Wednesday, November 2, 2011

Red wine in a pill: Metabolic effects of resveratrol in humans

Remember back in July I talked about a future where simply popping a couple of resveratrol tablets gave the same benefit as a walk around the block?  That future may be closer than we think!  A recent paper in the journal Cell Metabolism describes the results of a very small study of resveratrol in humans and the data is pretty exciting.  Let me repeat that caveat... this was a small study!  Still, the metabolic effects described in this work clearly emphasize the need for further research on this and other magical polyphenols.

The paper published by Timmers et al. (abstract) is the first to study the metabolic effects of resveratrol (RES) in a clinical setting.  Eleven obese men were given either RES (at 150mg/day) or placebo for 4weeks, followed by a 4-week washout and then the treatment was switched (this is known as a crossover study).  Patients and doctors were both blind as to what treatment was being administered and during treatment, a variety of metabolic tests were conducted.  There is a lot of data in the paper (and it looks like the pdf is free, so check it out yourself!) but let me hit a few highlights:

1) Patients taking RES show an increase in mitrochondrial efficiency, particularly in fatty acid oxidation of muscle fats, and decreased levels of triglycerides and glucose levels.  Significantly, these changes are seen at the gene level, suggesting that it is the overall metabolic pathway that is improved, not just a downstream clearance of metabolic markers.  A similar pattern of changes has been noted in athletes undergoing endurance training (they reference Dube et al, 2008 and Meex et al, 2010).  This is fairly consistent with the Momken paper I blogged about back in July, ie, RES acts like an exercise mimetic.

2) Changes in glucose and insulin levels are modest.  Timmers et al. report a statistically significant drop in serum glucose and insulin levels in the patients taking RES, but this effect is pretty modest.  There is also a shift in peak glucose and insulin levels after a liquid test meal, suggesting some changes in glucose homeostasis, but they could not draw definitive conclusions.  If you recall, the rat data from Momken et al. was also pretty weak with regard to insulin/glucose levels.

3) RES also showed other health benefits:  This study also demonstrated a significant effect of RES on lowering systolic blood pressure and mean arterial blood pressure, as well as decreases in resting energy expenditure and sleeping metabolic rate.  The later two effects are also seen in studies of calorie restriction and further illustrate the metabolic changes induced by RES.  Calorie restriction is also associated with increased lifespan in animals, so these observations may be pointing to another possible health benefit of RES.  They also observed a decrease in markers of inflammation, further suggesting an overall improvement in health. Although this is interesting, I still think the catechins are the more potent player here... I'd like to think that as the flavinoids polymerize during aging, the wine gets better and better for your heart. It would be interesting to see how some of these molecules perform in a study similar to this.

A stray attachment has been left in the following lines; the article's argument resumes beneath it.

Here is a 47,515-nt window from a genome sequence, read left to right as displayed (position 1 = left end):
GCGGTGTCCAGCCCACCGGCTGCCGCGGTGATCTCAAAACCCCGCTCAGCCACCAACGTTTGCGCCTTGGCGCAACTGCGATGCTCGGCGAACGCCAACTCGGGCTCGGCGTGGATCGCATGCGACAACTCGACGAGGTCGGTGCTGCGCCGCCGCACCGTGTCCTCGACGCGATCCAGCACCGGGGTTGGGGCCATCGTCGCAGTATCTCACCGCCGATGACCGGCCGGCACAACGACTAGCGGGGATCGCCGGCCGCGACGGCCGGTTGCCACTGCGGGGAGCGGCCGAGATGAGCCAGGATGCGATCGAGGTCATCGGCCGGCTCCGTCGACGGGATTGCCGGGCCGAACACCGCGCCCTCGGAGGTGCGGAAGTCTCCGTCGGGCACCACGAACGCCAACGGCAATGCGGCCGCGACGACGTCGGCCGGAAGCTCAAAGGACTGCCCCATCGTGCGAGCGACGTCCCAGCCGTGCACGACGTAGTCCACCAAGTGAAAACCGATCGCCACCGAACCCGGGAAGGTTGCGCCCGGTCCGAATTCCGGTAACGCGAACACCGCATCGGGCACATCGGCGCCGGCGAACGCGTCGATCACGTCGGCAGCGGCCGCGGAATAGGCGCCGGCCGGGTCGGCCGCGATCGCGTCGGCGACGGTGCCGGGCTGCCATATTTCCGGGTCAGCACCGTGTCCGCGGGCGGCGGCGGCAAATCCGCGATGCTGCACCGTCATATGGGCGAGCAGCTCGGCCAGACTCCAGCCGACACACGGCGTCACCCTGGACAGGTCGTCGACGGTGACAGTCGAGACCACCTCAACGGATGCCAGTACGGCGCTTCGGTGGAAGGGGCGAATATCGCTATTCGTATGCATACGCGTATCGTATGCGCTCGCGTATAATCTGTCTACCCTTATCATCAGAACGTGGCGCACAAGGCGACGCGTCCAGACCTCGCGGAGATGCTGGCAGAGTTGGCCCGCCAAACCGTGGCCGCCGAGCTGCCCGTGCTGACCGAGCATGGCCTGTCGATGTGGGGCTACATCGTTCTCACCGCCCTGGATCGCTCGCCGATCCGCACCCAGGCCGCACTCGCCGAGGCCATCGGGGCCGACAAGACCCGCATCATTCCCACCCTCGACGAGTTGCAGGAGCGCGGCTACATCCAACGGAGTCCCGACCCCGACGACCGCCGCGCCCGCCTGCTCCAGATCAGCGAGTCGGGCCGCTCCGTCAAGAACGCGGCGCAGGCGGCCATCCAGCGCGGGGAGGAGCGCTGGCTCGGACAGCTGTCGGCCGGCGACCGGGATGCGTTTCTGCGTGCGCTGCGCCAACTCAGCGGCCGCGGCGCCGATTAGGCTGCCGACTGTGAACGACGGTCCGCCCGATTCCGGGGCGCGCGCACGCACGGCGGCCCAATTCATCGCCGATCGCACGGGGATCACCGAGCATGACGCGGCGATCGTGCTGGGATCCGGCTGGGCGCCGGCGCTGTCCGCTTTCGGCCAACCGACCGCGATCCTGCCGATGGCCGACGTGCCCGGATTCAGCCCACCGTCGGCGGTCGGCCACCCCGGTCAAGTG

Taken together, this paper highlights some of the metabolic effects of RES in humans and may offer some insight into the health benefits of this polyphenol.  Much like the rat study, however, this is a very high dose (the equivalent of >100 glasses of wine per day) and so who knows if there are long term side effects at this dose.  The fact that they see statistical significance with only eleven patients is also very surprising.  Clinical studies usually need hundreds, or even thousands of patients to provide enough statistical power to draw conclusions like this.  Personally, I would find taking a pill much less satisfying that enjoying a nice glass of Cabernet. Since that glass of Cab is a veritable grab bag of Redox goodies, I think it is also very likely that there are many other 'good' polyphenols in wine that scientists haven't studied as rigorously as RES.  So as dozens of trick-or-treaters descended upon our neighborhood on Halloween night, I had to raise my glass to our ancient ancestors who discovered the wonderful winemaking process, and the scientists who now try and tease apart how it does what it does. I may have also stolen a chocolate or two... in the interests of science, you know.